Monday, 12 November 2012


So I was at the Packaging Your Imagination conference in Toronto yesterday -- me and a couple of hundred other writers for children.  And you know what I remember most vividly about the day?  Lunch.  It's not that I didn't have a great time hanging out with old friends and making new ones;  it's not that I didn't learn stuff at the master classes, and get a kick out of prancing around on stage (yes, sadly, that is me in the photo) and making myself and others laugh.  But lunch marked a real change for me.  Not the meal itself, which was sandwichy salady straightforward.  It was the venue.

The conference took place at a college on the University of Toronto campus.  Lunch was in the dining hall, and there was a High Table and I -- this is where my eyes widened and my breath quickened slightly -- I was instructed in no uncertain terms to sit myself there.  

Are you sure?  I said.  
Yes, said the bossy lady with the bundle of sticks, standing in the doorway.
I've never eaten at High Table before, I said.  Are there rules?  Do I have to talk to the person on my left first?  Can I swear?  Do I have to finish my meal before I can get a dessert? 

She frowned, gestured, and I took my plate in my trembling hands, made my way up (yes up -- High Table is actually two steps above the level of the floor) to my place.  I sat between two people who were so at ease that they were clearly used to High Tables.  They were not a bit snobbish, and answered my questions very naturally. By the end of the meal I was able to make a small joke -- one of those zen master and a rabbi  and a necrophiliac jokes -- and the polite laughter all round the table told me I had hit the right note.  Then we dispersed to our afternoon sessions.  It took my blood pressure some time to come down.

All right, maybe I am making this a bigger deal than it was.  But I was not comfy up there.  I had a moment thinking, I am not a High Table guy.  There's nothing special about the way I eat lunch -- nothing to mark me out from the other lunchers.  If I ran the Packaging conference --- well, it would be a complete failure  because I would forget to book the venue or get the date wrong or something --  there wouldn't be a High Table.  Or, better yet, there'd be High Tables for everyone.  And no fascists telling us where to sit.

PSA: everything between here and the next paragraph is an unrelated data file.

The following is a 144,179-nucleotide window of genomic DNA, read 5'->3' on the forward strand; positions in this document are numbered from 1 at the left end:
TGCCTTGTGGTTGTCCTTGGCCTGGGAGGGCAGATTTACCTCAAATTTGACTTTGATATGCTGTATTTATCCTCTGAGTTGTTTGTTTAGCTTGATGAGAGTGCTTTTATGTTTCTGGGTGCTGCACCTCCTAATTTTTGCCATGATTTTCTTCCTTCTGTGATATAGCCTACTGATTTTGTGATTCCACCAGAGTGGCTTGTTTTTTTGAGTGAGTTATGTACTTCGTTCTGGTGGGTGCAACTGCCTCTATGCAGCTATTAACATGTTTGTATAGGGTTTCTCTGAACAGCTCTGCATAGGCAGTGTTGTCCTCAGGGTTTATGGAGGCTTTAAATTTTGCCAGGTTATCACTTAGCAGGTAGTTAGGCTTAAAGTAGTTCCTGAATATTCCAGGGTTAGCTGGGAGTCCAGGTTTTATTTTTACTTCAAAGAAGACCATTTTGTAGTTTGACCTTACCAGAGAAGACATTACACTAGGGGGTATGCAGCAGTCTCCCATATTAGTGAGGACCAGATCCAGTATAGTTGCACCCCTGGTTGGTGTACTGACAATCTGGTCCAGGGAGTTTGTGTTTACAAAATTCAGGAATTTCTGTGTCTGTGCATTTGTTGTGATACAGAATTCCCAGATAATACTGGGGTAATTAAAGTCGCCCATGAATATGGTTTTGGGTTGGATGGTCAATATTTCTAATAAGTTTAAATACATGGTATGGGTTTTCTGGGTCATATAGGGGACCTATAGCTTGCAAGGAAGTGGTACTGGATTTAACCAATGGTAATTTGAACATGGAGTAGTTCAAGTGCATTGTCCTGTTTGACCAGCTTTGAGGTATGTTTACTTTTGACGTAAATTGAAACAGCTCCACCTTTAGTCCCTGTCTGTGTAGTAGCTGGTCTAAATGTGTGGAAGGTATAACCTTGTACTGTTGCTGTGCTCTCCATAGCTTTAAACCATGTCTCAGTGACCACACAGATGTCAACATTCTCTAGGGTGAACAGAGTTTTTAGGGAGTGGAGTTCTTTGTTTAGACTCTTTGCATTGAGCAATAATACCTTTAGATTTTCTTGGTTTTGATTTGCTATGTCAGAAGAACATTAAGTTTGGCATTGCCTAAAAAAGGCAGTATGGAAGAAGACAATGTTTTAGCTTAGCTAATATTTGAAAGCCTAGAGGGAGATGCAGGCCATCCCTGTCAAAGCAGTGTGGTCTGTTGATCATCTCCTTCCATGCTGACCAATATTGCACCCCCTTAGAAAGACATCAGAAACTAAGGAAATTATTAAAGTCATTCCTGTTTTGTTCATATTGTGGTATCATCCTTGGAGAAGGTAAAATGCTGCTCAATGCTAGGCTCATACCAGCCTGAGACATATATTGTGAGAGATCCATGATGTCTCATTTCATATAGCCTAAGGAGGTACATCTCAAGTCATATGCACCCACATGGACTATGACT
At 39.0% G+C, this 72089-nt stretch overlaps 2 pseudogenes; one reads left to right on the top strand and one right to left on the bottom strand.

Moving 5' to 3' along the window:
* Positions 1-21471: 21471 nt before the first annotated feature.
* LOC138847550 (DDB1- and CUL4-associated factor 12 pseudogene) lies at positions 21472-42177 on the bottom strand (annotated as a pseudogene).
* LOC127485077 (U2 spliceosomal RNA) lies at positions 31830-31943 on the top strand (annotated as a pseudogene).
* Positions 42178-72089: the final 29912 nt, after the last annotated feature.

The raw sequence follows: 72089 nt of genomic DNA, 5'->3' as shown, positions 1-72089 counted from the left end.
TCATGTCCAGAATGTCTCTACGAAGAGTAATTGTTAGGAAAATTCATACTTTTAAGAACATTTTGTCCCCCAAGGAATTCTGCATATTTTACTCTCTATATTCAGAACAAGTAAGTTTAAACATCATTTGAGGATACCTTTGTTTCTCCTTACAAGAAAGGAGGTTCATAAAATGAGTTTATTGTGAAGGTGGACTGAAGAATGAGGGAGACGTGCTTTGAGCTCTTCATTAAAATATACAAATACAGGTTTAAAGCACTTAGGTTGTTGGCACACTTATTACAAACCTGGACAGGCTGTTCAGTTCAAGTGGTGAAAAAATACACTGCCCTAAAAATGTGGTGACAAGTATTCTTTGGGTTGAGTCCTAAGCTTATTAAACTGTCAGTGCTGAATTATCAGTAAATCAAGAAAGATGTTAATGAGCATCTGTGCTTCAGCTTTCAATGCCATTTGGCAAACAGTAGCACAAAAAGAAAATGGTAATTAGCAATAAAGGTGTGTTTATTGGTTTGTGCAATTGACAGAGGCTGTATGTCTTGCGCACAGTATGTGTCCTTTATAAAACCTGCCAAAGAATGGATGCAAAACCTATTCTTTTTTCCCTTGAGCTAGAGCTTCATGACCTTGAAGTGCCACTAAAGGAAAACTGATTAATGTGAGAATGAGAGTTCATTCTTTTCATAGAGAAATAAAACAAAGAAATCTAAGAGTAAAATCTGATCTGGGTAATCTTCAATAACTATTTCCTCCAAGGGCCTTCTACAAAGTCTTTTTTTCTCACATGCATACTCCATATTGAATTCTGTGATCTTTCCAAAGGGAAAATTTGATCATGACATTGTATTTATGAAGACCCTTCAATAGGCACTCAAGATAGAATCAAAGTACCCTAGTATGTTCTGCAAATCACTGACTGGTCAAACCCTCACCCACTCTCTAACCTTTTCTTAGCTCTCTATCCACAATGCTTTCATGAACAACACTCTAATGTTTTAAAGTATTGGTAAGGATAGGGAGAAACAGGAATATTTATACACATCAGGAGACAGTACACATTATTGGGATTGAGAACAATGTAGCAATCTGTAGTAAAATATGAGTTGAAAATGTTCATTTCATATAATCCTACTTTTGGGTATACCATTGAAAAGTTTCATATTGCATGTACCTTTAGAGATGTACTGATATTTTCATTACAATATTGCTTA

I ran into a very energetic forward-planning lady at the after party.  She is already thinking about next year.  She asked if  I had any suggestions.  Packaging Your Imagination is perfect, I said, except for one thing.  I turned to get my drink and when I turned back she was gone.  Oh well.  I wonder if she reads my blog?


Marilyn said...

Problem: high table
Solution: Richard saws off table legs, because he happens to have a saw with him, and doesn't want to seem superior.
Problem: Food from other end of high table starts to roll down to Richard's end
Solution: Richard shoots the food back and it all becomes a lively game, somewhat like bowling.
Problem: High table is disgraced.
Solution: No more high table next year. Presenters sit outside the dining room. No saws allowed.

Richard Scrimger said...

Not bad. Or maybe we could do something with carpenter ants ...

Marilyn said...

I'm not coming then.

That is an excellent conference! I wish it happened a few times a year. Love that atmosphere! I've actually been going to it almost since the beginning. Missed some years, but have heard many authors speak, and been inspired over and over again.

Danielle Leonard said...

I wasn't invited to the high table, which is fair, because I am not an official author, much less a speaker to authors. However, when I was looking for a place to sit in the room with the high table, I felt like the high table people were looking at me as I searched for a low table to sit at. It was a touch awkward. I left the room and sat at a corner table in the lobby. I guess I'm a lobby dining kinda' person.
BTW: your talk at the end of PYI was excruciatingly entertaining. Thanks for that!

patricia said...

Could not agree with you more.

Nix the high table. Oy.